This tasty Indian street food starts with a crispy, hollow, round shell of flatbread. These spheres are then filled with a soupy potato and chickpea mixture. And finally, it can be topped with everything from green chilis to mint chutney to tangy tamarind – or even all of the above! I know this sounds like a lot of flavors at once, but somehow they all work well together.

Remember to put the entire pani puri in your mouth. If you take a bite of it, all of the filling will fall out and you’ll be left with a sad and lonely puri.


Found anywhere in India

Chaat is a very popular Indian street food dish.

Chaat is kind of a vague term that encompasses many different Indian street foods. The only real similarities between the different types of chaat is that they all blend sweet and sour flavors. They also usually include a starch, a vegetable, and a chutney topping.

As a matter of fact, “chaat” is such an all-encompassing term that it includes many of the Indian street food options on this list, including samosas, pani puri, aloo tikki, and dahi puri.

The most traditional type of chaat usually centers around potatoes, chickpeas, vegetables, and crispy fried dough. It is then topped with a tangy, sour yogurt and a sweet tamarind chutney.

Dahi Puri

Anywhere in Maharashtra 

One of the best Indian street food dishes in Dahi Puri.

Many Indian street foods are variations of each other. Dahi Puri is basically the crunchy, fried flatbread shell of pani puri filled with the sweet and sour flavors of traditional chaat plus with sweetened yogurt on top. Who knows? You might like this “fusion” food better than its original two parts. I know I do.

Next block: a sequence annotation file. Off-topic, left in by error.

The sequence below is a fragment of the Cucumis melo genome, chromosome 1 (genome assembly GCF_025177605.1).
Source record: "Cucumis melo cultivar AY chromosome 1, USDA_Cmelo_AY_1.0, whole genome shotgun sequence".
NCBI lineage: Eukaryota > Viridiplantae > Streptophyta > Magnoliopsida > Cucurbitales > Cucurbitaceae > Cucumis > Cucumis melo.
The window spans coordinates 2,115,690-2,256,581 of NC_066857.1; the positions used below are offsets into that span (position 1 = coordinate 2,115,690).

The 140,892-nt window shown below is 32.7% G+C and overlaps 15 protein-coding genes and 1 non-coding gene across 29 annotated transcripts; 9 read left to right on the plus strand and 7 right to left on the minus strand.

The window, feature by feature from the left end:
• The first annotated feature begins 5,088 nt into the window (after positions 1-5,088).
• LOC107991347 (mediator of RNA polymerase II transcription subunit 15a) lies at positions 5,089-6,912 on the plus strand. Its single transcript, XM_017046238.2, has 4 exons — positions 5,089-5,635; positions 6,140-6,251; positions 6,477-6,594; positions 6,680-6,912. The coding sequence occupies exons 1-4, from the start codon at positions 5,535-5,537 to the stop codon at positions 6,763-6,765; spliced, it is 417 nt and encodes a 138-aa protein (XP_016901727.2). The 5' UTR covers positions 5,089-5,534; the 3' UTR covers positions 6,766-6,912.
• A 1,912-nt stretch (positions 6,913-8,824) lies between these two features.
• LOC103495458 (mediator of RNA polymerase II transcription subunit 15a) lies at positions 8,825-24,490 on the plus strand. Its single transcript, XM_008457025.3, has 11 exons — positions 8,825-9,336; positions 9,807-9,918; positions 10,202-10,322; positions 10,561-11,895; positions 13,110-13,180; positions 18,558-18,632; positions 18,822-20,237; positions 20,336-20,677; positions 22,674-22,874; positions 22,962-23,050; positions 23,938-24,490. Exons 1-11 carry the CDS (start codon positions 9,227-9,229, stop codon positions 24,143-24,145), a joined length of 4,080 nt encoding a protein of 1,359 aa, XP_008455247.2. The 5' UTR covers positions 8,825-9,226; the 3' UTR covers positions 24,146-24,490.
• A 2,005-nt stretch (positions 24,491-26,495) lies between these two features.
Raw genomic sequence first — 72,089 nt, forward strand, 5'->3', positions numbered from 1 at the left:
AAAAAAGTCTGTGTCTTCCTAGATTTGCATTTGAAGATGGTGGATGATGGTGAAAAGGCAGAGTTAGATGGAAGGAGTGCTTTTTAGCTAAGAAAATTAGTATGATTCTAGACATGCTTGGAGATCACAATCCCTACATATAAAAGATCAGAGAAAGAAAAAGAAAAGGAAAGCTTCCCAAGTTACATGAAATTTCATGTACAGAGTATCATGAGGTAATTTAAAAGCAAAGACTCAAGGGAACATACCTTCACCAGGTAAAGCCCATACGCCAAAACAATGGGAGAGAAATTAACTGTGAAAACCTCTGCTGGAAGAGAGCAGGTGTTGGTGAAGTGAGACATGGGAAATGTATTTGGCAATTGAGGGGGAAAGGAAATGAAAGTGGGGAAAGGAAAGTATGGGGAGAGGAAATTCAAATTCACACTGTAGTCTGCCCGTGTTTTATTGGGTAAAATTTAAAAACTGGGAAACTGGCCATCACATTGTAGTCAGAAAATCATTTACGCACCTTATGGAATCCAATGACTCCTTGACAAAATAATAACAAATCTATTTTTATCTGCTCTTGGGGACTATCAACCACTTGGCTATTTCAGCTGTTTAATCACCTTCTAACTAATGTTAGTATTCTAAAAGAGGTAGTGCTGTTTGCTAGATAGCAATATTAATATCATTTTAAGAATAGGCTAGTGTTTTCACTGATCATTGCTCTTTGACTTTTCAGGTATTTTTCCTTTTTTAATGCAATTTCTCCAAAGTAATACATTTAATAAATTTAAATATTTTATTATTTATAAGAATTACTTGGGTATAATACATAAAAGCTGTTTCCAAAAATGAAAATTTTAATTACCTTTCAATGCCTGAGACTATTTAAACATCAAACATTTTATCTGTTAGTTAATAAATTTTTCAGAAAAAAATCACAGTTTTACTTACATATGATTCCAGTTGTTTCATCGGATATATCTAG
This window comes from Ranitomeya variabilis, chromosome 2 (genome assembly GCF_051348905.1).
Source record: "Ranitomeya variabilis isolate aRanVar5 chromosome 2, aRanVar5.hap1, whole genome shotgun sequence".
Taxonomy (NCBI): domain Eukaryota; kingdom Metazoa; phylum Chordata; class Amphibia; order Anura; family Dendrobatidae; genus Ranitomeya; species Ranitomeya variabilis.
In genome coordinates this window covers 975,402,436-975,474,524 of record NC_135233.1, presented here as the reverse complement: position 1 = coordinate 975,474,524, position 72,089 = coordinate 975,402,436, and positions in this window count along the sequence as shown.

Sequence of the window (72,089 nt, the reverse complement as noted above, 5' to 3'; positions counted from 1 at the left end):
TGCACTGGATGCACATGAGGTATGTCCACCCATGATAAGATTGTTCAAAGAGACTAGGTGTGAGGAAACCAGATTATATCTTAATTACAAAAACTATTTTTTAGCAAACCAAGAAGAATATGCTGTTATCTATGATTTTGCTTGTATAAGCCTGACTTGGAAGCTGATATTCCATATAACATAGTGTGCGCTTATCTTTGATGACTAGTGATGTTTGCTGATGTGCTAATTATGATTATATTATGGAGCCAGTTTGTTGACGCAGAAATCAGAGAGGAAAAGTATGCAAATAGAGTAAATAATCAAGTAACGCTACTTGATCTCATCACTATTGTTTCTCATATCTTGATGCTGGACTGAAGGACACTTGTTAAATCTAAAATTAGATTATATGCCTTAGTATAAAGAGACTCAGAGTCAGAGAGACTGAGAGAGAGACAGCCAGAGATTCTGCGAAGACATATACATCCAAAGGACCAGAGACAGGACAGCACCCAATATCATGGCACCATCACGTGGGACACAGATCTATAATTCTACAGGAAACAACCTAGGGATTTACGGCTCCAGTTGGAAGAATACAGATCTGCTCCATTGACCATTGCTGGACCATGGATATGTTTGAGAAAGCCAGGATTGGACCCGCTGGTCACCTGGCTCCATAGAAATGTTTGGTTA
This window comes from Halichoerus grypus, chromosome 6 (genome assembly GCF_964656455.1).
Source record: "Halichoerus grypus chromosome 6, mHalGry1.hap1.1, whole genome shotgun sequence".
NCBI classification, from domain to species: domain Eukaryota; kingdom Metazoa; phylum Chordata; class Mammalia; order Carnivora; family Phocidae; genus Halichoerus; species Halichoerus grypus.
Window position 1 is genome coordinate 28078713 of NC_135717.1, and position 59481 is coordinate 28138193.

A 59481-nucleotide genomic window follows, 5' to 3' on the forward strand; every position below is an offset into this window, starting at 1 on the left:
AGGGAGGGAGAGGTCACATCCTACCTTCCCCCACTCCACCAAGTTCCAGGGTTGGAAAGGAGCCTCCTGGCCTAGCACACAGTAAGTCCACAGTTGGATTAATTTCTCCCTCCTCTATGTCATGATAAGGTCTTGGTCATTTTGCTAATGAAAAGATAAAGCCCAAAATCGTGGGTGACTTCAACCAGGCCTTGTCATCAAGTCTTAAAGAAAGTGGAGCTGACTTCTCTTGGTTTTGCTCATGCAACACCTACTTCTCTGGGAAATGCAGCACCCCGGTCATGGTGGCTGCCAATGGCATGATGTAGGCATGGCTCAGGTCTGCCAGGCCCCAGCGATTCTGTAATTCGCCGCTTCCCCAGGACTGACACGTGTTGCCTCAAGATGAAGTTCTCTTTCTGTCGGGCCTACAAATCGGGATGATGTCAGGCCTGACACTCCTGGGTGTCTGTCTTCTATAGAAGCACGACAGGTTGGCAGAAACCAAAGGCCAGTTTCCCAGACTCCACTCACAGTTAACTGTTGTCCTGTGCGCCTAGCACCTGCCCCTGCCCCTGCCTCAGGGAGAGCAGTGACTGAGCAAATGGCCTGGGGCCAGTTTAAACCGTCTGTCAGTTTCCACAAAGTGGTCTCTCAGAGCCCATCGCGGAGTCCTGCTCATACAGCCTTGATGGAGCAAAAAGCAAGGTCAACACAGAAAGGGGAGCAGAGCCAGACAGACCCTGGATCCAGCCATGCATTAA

Vada Pav

Found anywhere in India, but the best is in Mumbai, Maharashtra where it originated

Don't forget to add Vada Pav to your list of Indian street food dishes to try.

Vada pav is one of the most popular sandwiches in Mumbai. As a matter of fact, it’s such a crowd favorite that many Mumbai locals say that you have to try vada pav during your trip.

Vada pav actually refers to the two different parts of the dish. “Vada” refers to the crispy fried chickpea-covered potato pancake, although “vada” in general encompasses all fried fritter snacks. And “pav” is the bread part that goes around the potato pancake. And then, this sandwich is, of course, served with a wide array of chutneys and sauces.

While this is the basic version of vada pav, quite a few variations of the dish have come about over the years. These include everything from cheese to corn chidva to even chicken!

Dal Vada 

Found anywhere in South India

Dal Vada is an iconic Indian street food dish.

As we already know from vada pav, “vada” refers to fried fritter snacks, so you already have some idea of what dal vada is like.

But while the vada in vada pav is made of potatoes and chickpea flour, the vada in dal vada is made of lentils. And, of course, these crispy lentil balls are flavored with a myriad of spices, including green chilis, red chilis, curry leaves, garam masala, coriander leaves, cumin seeds, ginger, and garlic.

Pav Bhaji

Found anywhere in India, but the best is in Maharashtra

Indian street food consists of many incredible dishes and Pav Bhaji is one of them.

Thanks to vada pav, we already know a little bit about pav bhaji too. Both include pav, the bread roll. Look at that! You’re already catching on to the ins and outs of Indian street food!

Despite the pav similarity, pav bhaji is very different from vada pav. In addition to the bread roll, pav bhaji is a thick vegetable curry made with potatoes, onions, tomatoes, and bell peppers. But the thing that sets pav bhaji apart from the rest of the delicious Indian street food on this list is the special pav bhaji masala powder.

Sev Puri

Found anywhere in North India, but the best is in Maharashtra

If you're looking for delicious Indian street food dishes to try, definitely try Sev Puri.